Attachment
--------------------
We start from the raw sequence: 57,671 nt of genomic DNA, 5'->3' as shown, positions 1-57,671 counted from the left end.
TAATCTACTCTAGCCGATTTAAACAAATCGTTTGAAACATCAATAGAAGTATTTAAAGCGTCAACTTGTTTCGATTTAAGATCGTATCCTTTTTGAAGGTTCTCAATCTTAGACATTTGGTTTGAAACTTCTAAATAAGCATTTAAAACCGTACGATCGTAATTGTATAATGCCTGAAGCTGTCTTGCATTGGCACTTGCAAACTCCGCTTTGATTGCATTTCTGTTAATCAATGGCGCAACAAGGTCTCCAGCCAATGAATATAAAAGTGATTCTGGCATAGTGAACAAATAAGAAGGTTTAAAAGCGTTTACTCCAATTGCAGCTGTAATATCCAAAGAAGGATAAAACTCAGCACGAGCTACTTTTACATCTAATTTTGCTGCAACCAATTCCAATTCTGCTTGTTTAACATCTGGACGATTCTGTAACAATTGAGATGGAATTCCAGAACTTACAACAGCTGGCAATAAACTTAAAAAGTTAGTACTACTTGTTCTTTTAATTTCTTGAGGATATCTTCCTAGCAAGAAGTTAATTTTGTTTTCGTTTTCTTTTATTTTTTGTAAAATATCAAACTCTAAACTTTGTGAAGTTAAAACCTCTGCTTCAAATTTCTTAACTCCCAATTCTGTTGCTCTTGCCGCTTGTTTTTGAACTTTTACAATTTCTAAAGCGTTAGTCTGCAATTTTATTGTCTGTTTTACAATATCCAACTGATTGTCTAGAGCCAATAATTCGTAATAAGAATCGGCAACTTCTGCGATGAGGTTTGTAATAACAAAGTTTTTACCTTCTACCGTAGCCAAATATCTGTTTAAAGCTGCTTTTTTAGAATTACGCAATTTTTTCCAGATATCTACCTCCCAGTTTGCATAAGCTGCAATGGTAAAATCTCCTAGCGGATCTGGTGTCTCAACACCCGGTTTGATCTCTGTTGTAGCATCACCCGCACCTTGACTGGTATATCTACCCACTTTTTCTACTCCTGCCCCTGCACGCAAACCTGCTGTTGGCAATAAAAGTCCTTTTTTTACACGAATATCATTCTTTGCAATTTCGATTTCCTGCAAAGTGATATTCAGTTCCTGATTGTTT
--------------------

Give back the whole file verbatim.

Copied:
We start from the raw sequence: 57,671 nt of genomic DNA, 5'->3' as shown, positions 1-57,671 counted from the left end.
TAATCTACTCTAGCCGATTTAAACAAATCGTTTGAAACATCAATAGAAGTATTTAAAGCGTCAACTTGTTTCGATTTAAGATCGTATCCTTTTTGAAGGTTCTCAATCTTAGACATTTGGTTTGAAACTTCTAAATAAGCATTTAAAACCGTACGATCGTAATTGTATAATGCCTGAAGCTGTCTTGCATTGGCACTTGCAAACTCCGCTTTGATTGCATTTCTGTTAATCAATGGCGCAACAAGGTCTCCAGCCAATGAATATAAAAGTGATTCTGGCATAGTGAACAAATAAGAAGGTTTAAAAGCGTTTACTCCAATTGCAGCTGTAATATCCAAAGAAGGATAAAACTCAGCACGAGCTACTTTTACATCTAATTTTGCTGCAACCAATTCCAATTCTGCTTGTTTAACATCTGGACGATTCTGTAACAATTGAGATGGAATTCCAGAACTTACAACAGCTGGCAATAAACTTAAAAAGTTAGTACTACTTGTTCTTTTAATTTCTTGAGGATATCTTCCTAGCAAGAAGTTAATTTTGTTTTCGTTTTCTTTTATTTTTTGTAAAATATCAAACTCTAAACTTTGTGAAGTTAAAACCTCTGCTTCAAATTTCTTAACTCCCAATTCTGTTGCTCTTGCCGCTTGTTTTTGAACTTTTACAATTTCTAAAGCGTTAGTCTGCAATTTTATTGTCTGTTTTACAATATCCAACTGATTGTCTAGAGCCAATAATTCGTAATAAGAATCGGCAACTTCTGCGATGAGGTTTGTAATAACAAAGTTTTTACCTTCTACCGTAGCCAAATATCTGTTTAAAGCTGCTTTTTTAGAATTACGCAATTTTTTCCAGATATCTACCTCCCAGTTTGCATAAGCTGCAATGGTAAAATCTCCTAGCGGATCTGGTGTCTCAACACCCGGTTTGATCTCTGTTGTAGCATCACCCGCACCTTGACTGGTATATCTACCCACTTTTTCTACTCCTGCCCCTGCACGCAAACCTGCTGTTGGCAATAAAAGTCCTTTTTTTACACGAATATCATTCTTTGCAATTTCGATTTCCTGCAAAGTGATATTCAGTTCCTGATTGTTT